Trip Report 20121120-25
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We were invited to join
our dear friends Kai and Tina at their Thanksgiving party in the
desert. Our usual location was close to the Borrego Sink
and had plenty of trails for riding our quads, motorcycles and
The photos below are what we saw.
Our campsite had a nice view of the mountains to the west of
Look closely and you can see the road cut for county road
S-22, AKA Montezuma Grade. Montezuma is quite steep and
can be very scary since the road is narrow and it runs
along the side of the cliffs.
The Borrego Valley has
sand hills that are frequently built around the root systems of desert
bushes. This hill was based on the root system of a small mesquite
Our camp was close to a
good sized arroyo that flash flooded last summer. Most
of the trails had
been impacted by the action of the water. When we camp
with our quads, we place them on our car carrier trailer and
hook them up behind Thor. Thor cares little about the
trailer in terms of handling or braking, but the added
weight does impact our uphill speed.
Due east of our camp the
Borrego Badlands are
mud hills show the powerful effect of water, even in (or
especially in) the desert.
To the north, we could see
Toro Peak in the
Mountains. Toro Peak is just a bit over 8,000 feet
and gets snow every winter.
The sand hills are dry and
harsh but do support a variety of life as evidenced by the tracks in the
We arrived on Tuesday night before everyone
else. We had the place to ourselves and the next morning
group started arriving. Above is Mike and
Carrie's motor home and sand toys.
When the balance of the
group arrived, we unloaded our toys as well. I have had my Yamaha Banshee
since 1998 and it totally
rocks. Even after all these years it still makes
my hands sweat when I ride it.
One of the other dirt toys.
Kai's Baja-proven Gas-Gas
Steve and Stephanie brought plenty of
Steve and Steph also
brought their Kawasaki UTV.
Our campsite is very close
to the Borrego Valley
airport and we saw
plenty of private planes.
Our mutual friend Dan
purchased a house on the south side of the Borrego Sink. Above, we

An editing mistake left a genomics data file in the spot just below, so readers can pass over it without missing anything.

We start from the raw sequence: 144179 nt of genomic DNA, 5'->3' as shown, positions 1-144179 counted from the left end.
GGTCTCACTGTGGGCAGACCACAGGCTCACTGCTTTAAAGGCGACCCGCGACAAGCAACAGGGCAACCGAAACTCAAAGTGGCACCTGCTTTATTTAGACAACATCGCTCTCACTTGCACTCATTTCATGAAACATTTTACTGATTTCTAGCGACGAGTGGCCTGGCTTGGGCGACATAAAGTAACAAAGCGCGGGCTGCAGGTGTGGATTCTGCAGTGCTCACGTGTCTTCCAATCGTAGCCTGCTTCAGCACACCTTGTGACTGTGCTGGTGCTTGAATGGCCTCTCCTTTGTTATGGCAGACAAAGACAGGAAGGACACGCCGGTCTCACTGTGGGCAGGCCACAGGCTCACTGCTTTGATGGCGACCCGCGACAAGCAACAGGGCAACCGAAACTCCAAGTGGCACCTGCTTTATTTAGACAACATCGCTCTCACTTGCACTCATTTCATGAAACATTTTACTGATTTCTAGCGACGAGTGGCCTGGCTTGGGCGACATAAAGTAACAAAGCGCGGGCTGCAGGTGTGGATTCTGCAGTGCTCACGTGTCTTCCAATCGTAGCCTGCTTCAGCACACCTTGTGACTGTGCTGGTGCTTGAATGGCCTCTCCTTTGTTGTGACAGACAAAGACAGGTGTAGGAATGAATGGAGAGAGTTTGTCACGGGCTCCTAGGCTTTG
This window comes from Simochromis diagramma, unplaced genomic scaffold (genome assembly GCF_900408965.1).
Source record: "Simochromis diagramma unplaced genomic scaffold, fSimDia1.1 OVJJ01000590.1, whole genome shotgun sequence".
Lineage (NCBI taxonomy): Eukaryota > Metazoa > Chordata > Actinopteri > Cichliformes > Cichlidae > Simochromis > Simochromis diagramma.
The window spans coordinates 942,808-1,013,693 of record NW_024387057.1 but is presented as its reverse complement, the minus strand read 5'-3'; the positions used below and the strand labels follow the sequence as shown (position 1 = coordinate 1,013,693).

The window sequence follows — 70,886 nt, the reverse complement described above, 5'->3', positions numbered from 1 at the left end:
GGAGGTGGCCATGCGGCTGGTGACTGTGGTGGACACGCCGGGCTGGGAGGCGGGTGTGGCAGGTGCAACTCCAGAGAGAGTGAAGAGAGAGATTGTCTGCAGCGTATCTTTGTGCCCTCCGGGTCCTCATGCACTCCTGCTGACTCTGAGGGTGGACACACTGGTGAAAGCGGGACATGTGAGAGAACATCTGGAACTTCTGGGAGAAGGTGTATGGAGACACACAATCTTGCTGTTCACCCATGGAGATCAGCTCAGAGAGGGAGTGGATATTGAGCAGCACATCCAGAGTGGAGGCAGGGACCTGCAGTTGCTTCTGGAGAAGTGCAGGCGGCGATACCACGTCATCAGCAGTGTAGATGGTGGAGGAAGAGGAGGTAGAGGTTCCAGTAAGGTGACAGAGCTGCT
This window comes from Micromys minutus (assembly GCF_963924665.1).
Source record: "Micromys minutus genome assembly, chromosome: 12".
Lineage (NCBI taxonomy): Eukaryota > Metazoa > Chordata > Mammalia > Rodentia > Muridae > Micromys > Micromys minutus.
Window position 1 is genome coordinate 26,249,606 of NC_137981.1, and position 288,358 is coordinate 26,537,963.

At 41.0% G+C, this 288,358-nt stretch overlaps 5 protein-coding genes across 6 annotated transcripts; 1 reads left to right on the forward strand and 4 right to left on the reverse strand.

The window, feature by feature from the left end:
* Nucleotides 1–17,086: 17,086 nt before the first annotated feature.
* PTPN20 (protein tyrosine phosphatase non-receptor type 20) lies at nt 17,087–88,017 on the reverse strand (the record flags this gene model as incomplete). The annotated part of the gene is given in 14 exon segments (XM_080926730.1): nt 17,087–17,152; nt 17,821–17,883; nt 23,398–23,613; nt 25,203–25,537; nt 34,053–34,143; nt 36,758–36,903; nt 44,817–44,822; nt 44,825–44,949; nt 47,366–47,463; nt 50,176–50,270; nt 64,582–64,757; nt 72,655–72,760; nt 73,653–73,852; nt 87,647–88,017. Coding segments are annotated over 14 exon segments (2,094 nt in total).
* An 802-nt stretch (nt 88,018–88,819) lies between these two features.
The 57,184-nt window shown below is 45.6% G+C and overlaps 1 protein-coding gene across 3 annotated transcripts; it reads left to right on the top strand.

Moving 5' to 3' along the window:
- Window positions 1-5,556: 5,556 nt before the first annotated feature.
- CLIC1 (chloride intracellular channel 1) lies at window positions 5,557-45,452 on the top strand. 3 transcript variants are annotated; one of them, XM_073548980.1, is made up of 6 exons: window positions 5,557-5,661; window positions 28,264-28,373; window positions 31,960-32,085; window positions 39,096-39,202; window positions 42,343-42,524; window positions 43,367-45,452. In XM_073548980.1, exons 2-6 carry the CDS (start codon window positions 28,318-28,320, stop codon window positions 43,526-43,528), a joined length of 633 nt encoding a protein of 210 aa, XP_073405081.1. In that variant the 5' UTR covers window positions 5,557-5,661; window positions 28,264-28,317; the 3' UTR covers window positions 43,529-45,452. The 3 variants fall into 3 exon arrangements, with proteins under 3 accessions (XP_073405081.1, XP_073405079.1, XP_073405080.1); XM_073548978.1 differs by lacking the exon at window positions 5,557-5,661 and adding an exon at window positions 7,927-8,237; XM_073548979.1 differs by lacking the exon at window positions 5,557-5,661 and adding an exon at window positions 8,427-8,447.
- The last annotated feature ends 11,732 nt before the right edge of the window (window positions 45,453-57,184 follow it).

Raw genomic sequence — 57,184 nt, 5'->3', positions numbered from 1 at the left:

load up to go to his house and retrieve some more sand
Houston, we have a problem. One frequent failure on
both quads and motorcycles is having the shifter fall off.
Look at the photo above just inboard of the peg and
you will see the naked shaft where the shifter was
attached. Unfortunately, this quad will not
allow starting the motor unless the transmission is in
neutral (which it is not).
The solution is always the
same: a vice grip on the shifter shaft. This will get
you back to camp. As a side note, they found the shift lever on
the trail and re-installed it successfully.
The place that Dan
purchased came with some nice relics in the yard. Above is a radiator
There were some
interesting farm implements as well.
This looks like a
Dan's place is on the
Borrego Air Ranch and most of the homes there have hangars for their private
planes. Dan doesn't have a plane, but a hangar makes
a nifty place to store toys like his U1500. Also note the Razr
ATV at the right.
Dan has 2 of these
awesome machines at his place and he was nice enough to
allow us to use them for the weekend. They are fast
and stable at high speed even in the "whoops" and ruts. These
were recently used in a multi-day Baja beach and mountain
We had tri-tip BBQ for
Kai's hound "Reilly" was very well
behaved. Reilly loves to camp.
Next morning, Kai had a plumbing failure in his RV.
Because I had similar issues in my rig, I had some
and PEX pipe. I discovered that several of my fittings were the wrong
size so we jury-rigged a cap for the
pipe. Ugly, but it
allowed the system to continue to work
It was finally time to
fry our turkey. Putting a cold turkey into boiling oil is a
dangerous process and must be treated with great caution.
Once the turkey is fully
submerged the boiling becomes violent. The
trick is to get the hook out of the oil without getting splashed.
Steve's Great Dane puppy "Tiki".
Tiki is on a 4" platform, but still her
head is as high as Kathleen's waist.
In about an hour, the
turkey was ready to eat. The deep frying produces a
nice golden brown skin and moist meat.
The Mexicans call this
insect a "pinacatl" which is known
locally as a "stink beetle".
We had cooked about 5
pounds of bacon for the group breakfast and saved the
drippings in a
large can. That can was inserted in the fire and
when it reached critical temperature it flamed like a jet
After the bacon grease
burned out, things
settled down to the normal post-dinner food-coma level.
Kathleen and I got a chance to
take the Razrs out on the trail for a high-speed run.
They are great
fun; very fast and have a great suspension that makes driving them a
pleasure even over rough ground.
Several days later we
went out shooting in the wash and had a case failure. The case on the left
is the normal .45 ACP. The center case split near
the root of the case. The slide on the pistol came
back and "picked" the next round from the clip and
pushed the bullet into the case when it hit the broken case that
was stuck in the chamber.
brought a moon that was nearly full and provided a great view.
We always enjoy our camps
at the Borrego Sink
area. We call the location "El Dumpo" because it is
close to the Borrego landfill.
But, the good news is that the landfill is far enough
away to not have a downside. The weather was great; it was sunny, warm and
calm every day.
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